New Orders PMIs
PMIs are surveys that ask companies “How is business going compared to last month, better or worse?” via a questionnaire made of several questions - how is business, are you hiring, are prices rising, etc….The acronym means “Purchasing Manager Index”.
The PMI for each question is expressed as the % of companies that reply “better”. New Orders PMIs in particular are the index built around the question “Is new business coming in better or worse than last month?” and are oftentimes leading the rest of the PMI complex.
New Order PMIs are the fastest gauge of trend for an industry or a whole economy. Since they are released at the beginning of the month for the previous month, they provide a much timelier alternative to GDP.
Generally high New Orders mean an economy that is doing well and low new orders mean an economy that is doing poorly.
Citi Economic Surprises
Citi Economic Surprises is a long-standing series published by Citi’s FX research department to gauge whether the economy is “beating expectations” of economic forecasters - this is very much the concept of a company beating analyst expectations, applied to a whole economy.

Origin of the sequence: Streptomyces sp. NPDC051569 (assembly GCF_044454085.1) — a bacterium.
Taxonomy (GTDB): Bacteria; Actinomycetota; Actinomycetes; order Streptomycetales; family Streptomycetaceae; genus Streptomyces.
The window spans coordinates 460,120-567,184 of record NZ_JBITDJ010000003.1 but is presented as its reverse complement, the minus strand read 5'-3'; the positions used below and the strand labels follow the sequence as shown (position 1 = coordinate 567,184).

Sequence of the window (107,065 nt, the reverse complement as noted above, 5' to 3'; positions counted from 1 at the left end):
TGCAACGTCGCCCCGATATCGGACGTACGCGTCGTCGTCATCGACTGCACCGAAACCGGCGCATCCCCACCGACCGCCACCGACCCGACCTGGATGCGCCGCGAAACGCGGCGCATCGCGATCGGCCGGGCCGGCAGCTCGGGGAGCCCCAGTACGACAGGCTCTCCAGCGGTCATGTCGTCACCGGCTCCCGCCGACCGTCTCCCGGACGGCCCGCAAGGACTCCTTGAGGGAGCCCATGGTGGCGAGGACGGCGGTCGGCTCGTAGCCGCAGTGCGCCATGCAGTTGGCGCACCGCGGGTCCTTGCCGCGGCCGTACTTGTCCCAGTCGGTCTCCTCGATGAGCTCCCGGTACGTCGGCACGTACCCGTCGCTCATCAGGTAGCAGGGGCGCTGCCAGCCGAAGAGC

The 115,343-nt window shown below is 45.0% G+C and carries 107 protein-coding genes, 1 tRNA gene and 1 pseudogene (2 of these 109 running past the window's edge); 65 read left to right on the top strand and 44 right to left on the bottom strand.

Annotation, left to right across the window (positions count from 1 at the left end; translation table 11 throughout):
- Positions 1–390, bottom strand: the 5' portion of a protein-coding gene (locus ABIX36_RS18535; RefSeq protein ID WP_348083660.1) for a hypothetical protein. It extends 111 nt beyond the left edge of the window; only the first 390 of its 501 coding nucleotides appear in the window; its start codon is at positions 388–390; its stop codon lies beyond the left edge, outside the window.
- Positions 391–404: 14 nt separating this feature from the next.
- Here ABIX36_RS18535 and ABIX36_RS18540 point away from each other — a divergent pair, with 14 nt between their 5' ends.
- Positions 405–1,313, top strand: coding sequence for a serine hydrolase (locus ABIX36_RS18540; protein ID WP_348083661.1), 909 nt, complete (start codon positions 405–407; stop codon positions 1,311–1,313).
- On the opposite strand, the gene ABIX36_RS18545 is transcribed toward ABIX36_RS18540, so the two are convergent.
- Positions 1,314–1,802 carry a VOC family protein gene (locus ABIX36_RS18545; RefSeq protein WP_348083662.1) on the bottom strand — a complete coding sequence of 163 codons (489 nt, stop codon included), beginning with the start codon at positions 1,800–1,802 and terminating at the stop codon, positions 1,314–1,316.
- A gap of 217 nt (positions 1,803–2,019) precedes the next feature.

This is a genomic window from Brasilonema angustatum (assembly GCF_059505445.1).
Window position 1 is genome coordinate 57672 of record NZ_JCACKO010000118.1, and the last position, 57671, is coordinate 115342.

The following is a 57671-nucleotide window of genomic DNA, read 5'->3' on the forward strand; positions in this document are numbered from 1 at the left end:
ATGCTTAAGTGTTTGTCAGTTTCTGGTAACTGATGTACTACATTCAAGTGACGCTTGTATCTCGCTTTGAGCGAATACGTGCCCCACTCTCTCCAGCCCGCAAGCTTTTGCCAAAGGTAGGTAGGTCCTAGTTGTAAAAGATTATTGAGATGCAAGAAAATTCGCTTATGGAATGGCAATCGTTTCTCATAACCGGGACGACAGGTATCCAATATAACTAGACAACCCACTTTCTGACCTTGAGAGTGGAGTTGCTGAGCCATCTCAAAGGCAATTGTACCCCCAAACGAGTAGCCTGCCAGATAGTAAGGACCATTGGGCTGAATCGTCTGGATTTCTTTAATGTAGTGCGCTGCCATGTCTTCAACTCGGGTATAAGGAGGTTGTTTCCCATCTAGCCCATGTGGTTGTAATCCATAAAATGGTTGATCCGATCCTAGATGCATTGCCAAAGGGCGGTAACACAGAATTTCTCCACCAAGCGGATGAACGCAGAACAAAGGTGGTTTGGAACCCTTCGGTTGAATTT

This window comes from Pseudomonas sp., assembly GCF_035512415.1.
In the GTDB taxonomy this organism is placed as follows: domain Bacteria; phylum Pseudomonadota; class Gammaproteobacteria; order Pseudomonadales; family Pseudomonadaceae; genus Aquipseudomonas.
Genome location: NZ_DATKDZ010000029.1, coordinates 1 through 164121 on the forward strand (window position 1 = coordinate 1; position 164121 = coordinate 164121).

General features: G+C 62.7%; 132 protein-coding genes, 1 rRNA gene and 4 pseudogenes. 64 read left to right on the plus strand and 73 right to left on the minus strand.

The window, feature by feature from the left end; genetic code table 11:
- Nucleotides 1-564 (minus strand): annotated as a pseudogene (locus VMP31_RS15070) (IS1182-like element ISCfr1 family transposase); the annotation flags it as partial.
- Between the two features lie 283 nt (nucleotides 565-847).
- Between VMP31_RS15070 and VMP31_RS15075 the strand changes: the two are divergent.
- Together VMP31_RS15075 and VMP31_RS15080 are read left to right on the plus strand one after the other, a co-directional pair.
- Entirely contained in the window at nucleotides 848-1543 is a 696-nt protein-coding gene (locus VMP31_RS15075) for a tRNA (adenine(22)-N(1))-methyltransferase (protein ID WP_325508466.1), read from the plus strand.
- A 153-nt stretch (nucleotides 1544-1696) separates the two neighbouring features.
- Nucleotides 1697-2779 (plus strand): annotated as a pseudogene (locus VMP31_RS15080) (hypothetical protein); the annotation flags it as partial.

Several economic indicators are included in the basket and the weights are based on the impact that economic surprises have on FX crosses.
Economic surprises are meant to be used mostly in FX trading, but most investors use them to gauge whether the economy is on an uptrend or downtrend for broader economic allocation.
Citi Inflation Surprises
Citi Inflation Surprises is a long-standing series published by Citi’s FX research department to gauge whether inflation is “beating expectations” of economic forecasters - this is very much the concept of a company beating analyst expectations, applied to a whole economy.
Inflation surprises provide a gauge of inflation’s trend and are regarded by Currency and Treasury traders as a way to build expectations for Central Bank actions.